OP: There are several Genesis tribute bands now which try to replicate the legendary shows of the Seventies as close to Genesis as possible. I know that you played with one of them, The Musical Box. So, do you like this idea?

SH: Yeah, I played Firth of Fifth with them at the Royal Albert Hall in London. I believe Phil played with them at a subsequent concert, and, you know, Pete went along to see them at one point… So, they do it very well, and promoters are always trying to get me to go and do the same thing, but the whole sort of recreation of the past doesn’t mean doing exactly the same job over and over again. I don’t know how, but a progressive way inspires me…

OP: Steve, you collaborate with really brilliant, successful and famous musicians. So, as the captain of your musical ship, can you say “I know what I like” and ask them to change, or even to “re-write” their musical pieces for your album if you don’t get exactly what you want?

SH: There are a lot of different ways to put an album together. Maybe I used to be much more organized than I am now (smile)… Well, I am not a musical dictator! If somebody does a solo, for instance, someone like Rob Townsend, he might do 3 or 4 solos. We choose the best and edit it. On “Last Train to Istanbul”, my brother played a flute solo in which he “distorted” the flute, so that it sounded like an electric violin or something else… But the solo was written! It was actually Roger King who wrote it… Rob Townsend wrote his own solo, I wrote… Well, it’s the way it works! And I am feeling that I’m starting up, I always feel this, every day in music! Yeah, I’m still practicing in music, but I am like a kid… And it’s music as well that keeps me going, keeps me as young as you can be at my age.

OP: Oh, I am almost speechless… We wish you to always keep these feelings in your beautiful music! Thank you very much for your time, I was really happy to meet you and Joanna here in Budapest… And I am looking forward to the concert!

SH: Thank you too, Olga, and the very best wishes to your readers!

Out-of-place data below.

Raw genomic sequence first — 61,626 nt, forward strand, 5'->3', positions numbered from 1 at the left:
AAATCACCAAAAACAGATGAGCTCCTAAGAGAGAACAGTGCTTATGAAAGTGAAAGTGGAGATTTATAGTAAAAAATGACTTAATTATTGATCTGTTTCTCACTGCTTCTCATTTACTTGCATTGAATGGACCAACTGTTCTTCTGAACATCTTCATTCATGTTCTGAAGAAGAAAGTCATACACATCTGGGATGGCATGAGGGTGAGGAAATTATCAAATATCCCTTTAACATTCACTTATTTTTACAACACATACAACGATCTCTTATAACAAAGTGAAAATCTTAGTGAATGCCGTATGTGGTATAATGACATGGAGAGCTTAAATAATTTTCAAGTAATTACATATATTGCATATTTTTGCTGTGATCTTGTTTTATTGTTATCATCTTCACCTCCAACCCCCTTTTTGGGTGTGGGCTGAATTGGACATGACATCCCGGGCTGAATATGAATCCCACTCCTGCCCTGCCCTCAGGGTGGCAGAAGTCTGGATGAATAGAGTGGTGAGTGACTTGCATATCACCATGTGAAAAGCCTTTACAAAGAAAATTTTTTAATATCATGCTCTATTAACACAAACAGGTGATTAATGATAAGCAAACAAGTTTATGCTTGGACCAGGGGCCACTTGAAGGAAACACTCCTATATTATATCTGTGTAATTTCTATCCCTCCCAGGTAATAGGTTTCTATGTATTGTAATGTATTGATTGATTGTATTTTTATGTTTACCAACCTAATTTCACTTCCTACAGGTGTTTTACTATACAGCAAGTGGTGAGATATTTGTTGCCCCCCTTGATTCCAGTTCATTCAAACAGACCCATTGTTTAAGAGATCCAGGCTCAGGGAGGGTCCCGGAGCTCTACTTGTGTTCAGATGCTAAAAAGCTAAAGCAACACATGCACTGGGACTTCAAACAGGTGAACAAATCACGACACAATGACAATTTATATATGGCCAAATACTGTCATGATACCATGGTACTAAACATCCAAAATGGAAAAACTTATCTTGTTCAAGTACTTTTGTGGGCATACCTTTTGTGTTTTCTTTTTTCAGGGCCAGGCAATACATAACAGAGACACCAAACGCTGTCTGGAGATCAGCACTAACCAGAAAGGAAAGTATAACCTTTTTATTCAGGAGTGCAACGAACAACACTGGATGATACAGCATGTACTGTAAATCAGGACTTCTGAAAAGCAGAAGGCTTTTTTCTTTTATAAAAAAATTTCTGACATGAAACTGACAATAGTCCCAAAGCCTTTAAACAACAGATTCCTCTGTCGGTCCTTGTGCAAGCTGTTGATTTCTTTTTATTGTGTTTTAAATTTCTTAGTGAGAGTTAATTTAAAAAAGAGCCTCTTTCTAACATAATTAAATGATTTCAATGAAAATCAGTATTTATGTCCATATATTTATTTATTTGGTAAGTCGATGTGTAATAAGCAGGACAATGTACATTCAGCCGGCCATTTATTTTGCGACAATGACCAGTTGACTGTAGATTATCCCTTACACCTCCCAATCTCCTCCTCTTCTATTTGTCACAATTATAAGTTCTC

Djabe & Steve Hackett: Just Tell Me Who Your Friend Is!

The Djabe team from Hungary often accompanies Steve Hackett on his musical path, and on the 17th May, in the Budapest Art Hall, Hackett, as well as other musicians, sang to congratulate his friends on the band’s 15th anniversary. And it looks like it was only an “opening” to this year's season of their working together! “Djabe” means “freedom” in the Ashanti language, and these really splendid musicians feel absolutely free in the “steppe” of Jazz-Folk Fusion. The whole 3-hour concert was like an enthralling journey accompanied by the fascinating music played by the band and guest musicians who used to perform with Djabe. Steve Hackett came on stage – modestly, without any trumpets or pompous announcements – and played three compositions. Rather interesting arrangements were presented for the famous solo from Firth of Fifth, and such compositions as In That Quiet Earth and Steppes: into the familiar texture of these “classic” pieces, Steve and Djabe have interwoven bright and somewhat unexpected “threads”. Well, the musicians have apparently found a sort of common language! Steve Hackett even referred to Djabe as “the best team I've ever played with”. “It's great honour for us,” says the band's founder, guitarist Attila Egerhazi, who has admired Hackett's talent for a long time. The violinist from Djabe, Ferenc Kovacs, took part in recording the maestro’s latest album, “Out of the Tunnel’s Mouth”. And Steve Hackett even mastered a new folk instrument thanks to Djabe! It's the Indonesian angklung – an instrument looking like a hybrid between a music stand and a stool, and producing a very distinctive sound. And, when all participants of this anniversary concert, as an encore, stepped out with a vigorous mini-performance with that “hayfork”, – the audience went crazy! But I kept looking at the guitar in Steve Hackett's hands, and thinking: OK, improvising and offering a new interpretation of some well-known works by Steve, Genesis and Djabe – that's good of course. And yet... Aren't the musicians longing for something better than that? “The band has been around for 15 years already, and we certainly have a clear idea of the capabilities of each of us as pertains to music. On the new album being currently recorded by Djabe, we are even more interested in creating something out of the ordinary. There, Steve Hackett's art will be represented more widely than ever before. And that won't be limited to solo pieces…” – Well, looks like Attila's reading my mind! Besides, he's preparing for August concerts that will be held in Hungary, Bulgaria, Serbia and Russia (Kaliningrad) – and featuring Steve Hackett!

“Love” is a Grammy Award-winning soundtrack remix album of music recorded by The Beatles, released in November 2006. It was produced by George Martin and his son Giles Martin.

OP=Olga Potekhina, July 22, 2010